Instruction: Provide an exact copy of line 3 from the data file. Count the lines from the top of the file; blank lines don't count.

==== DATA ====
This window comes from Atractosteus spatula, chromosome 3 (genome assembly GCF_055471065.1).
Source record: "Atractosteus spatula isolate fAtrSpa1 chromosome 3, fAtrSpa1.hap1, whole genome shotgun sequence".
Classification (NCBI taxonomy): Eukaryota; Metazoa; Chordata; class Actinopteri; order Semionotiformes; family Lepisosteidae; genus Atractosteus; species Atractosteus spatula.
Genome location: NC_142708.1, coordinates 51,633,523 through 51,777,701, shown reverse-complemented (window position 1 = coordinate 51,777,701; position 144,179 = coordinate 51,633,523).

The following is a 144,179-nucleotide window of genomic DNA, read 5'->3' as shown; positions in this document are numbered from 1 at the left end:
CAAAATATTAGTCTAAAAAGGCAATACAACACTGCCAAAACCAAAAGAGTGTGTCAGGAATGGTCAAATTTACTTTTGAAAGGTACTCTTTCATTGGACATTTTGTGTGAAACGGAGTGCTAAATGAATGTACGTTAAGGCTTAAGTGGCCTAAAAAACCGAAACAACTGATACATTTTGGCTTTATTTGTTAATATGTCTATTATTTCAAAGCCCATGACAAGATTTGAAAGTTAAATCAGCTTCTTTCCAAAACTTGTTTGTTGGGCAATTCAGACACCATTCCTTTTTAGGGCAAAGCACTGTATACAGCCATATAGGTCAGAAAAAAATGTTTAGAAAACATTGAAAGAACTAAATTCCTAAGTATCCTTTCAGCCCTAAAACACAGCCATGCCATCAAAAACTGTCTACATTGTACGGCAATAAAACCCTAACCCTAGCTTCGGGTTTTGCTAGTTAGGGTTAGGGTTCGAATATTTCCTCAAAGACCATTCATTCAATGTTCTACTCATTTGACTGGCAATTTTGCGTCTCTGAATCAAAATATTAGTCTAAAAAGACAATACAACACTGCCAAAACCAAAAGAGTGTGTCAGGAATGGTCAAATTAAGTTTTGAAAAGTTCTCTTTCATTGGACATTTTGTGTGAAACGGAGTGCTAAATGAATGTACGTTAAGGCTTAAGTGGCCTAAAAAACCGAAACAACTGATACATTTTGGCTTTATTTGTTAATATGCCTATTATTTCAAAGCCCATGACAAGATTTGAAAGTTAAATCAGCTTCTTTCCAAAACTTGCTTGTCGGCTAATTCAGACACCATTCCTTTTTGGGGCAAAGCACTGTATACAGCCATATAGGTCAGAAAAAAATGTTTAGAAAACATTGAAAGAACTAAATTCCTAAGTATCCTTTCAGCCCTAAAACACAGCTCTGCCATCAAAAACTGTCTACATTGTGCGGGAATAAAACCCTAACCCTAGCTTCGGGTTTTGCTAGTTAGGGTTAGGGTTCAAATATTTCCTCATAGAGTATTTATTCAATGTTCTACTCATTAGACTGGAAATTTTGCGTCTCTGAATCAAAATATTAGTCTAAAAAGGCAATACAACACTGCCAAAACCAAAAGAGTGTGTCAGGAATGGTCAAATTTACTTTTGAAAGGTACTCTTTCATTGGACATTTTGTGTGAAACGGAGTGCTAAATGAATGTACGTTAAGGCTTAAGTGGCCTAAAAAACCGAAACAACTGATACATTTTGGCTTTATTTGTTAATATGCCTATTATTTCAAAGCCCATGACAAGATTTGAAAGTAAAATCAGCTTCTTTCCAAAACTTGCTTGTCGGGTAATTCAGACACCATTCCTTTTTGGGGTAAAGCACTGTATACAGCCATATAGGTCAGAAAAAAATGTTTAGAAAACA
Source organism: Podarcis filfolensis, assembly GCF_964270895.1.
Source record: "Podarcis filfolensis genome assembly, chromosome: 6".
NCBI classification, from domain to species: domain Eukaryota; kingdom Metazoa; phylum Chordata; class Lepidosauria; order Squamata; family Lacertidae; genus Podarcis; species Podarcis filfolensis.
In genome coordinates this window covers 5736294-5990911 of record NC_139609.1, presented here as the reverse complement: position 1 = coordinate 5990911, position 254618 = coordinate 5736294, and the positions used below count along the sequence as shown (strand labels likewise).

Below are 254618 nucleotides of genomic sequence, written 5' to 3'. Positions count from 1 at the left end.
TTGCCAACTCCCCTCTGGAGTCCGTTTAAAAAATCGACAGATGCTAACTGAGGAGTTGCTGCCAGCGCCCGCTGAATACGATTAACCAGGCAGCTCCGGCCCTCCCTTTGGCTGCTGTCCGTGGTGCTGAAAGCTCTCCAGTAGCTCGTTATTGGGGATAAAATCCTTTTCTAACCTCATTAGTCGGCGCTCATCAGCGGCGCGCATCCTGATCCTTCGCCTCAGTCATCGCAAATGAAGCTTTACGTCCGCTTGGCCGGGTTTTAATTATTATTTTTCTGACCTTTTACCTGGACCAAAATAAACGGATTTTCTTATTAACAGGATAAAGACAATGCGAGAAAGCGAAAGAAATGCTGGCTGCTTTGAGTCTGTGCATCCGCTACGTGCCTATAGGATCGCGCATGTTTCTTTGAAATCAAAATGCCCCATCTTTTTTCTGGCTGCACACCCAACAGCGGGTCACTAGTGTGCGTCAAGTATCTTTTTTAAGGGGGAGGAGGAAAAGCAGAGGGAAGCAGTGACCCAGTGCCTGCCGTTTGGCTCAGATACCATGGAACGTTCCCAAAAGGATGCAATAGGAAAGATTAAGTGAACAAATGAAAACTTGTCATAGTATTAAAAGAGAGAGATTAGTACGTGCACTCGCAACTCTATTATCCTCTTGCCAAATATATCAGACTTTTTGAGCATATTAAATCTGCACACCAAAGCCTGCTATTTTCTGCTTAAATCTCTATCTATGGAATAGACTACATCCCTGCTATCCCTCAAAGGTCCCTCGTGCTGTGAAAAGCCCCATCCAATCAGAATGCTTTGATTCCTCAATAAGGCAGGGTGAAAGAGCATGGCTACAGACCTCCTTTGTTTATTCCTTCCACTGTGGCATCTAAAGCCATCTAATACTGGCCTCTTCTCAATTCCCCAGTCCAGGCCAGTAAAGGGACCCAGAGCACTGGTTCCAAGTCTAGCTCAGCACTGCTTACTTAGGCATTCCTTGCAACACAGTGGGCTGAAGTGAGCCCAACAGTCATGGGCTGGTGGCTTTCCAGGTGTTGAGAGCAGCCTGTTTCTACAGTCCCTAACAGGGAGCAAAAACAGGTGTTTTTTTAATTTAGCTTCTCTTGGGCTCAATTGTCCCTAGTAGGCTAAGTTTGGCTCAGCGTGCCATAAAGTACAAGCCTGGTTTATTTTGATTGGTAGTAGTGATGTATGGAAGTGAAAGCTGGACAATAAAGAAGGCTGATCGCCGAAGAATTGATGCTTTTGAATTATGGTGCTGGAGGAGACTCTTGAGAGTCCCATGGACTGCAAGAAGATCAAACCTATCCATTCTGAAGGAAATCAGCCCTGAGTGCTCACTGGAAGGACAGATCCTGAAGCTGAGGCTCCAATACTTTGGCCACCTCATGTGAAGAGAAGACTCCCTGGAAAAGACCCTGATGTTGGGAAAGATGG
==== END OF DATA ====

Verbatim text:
Classification (NCBI taxonomy): Eukaryota; Metazoa; Chordata; class Actinopteri; order Semionotiformes; family Lepisosteidae; genus Atractosteus; species Atractosteus spatula.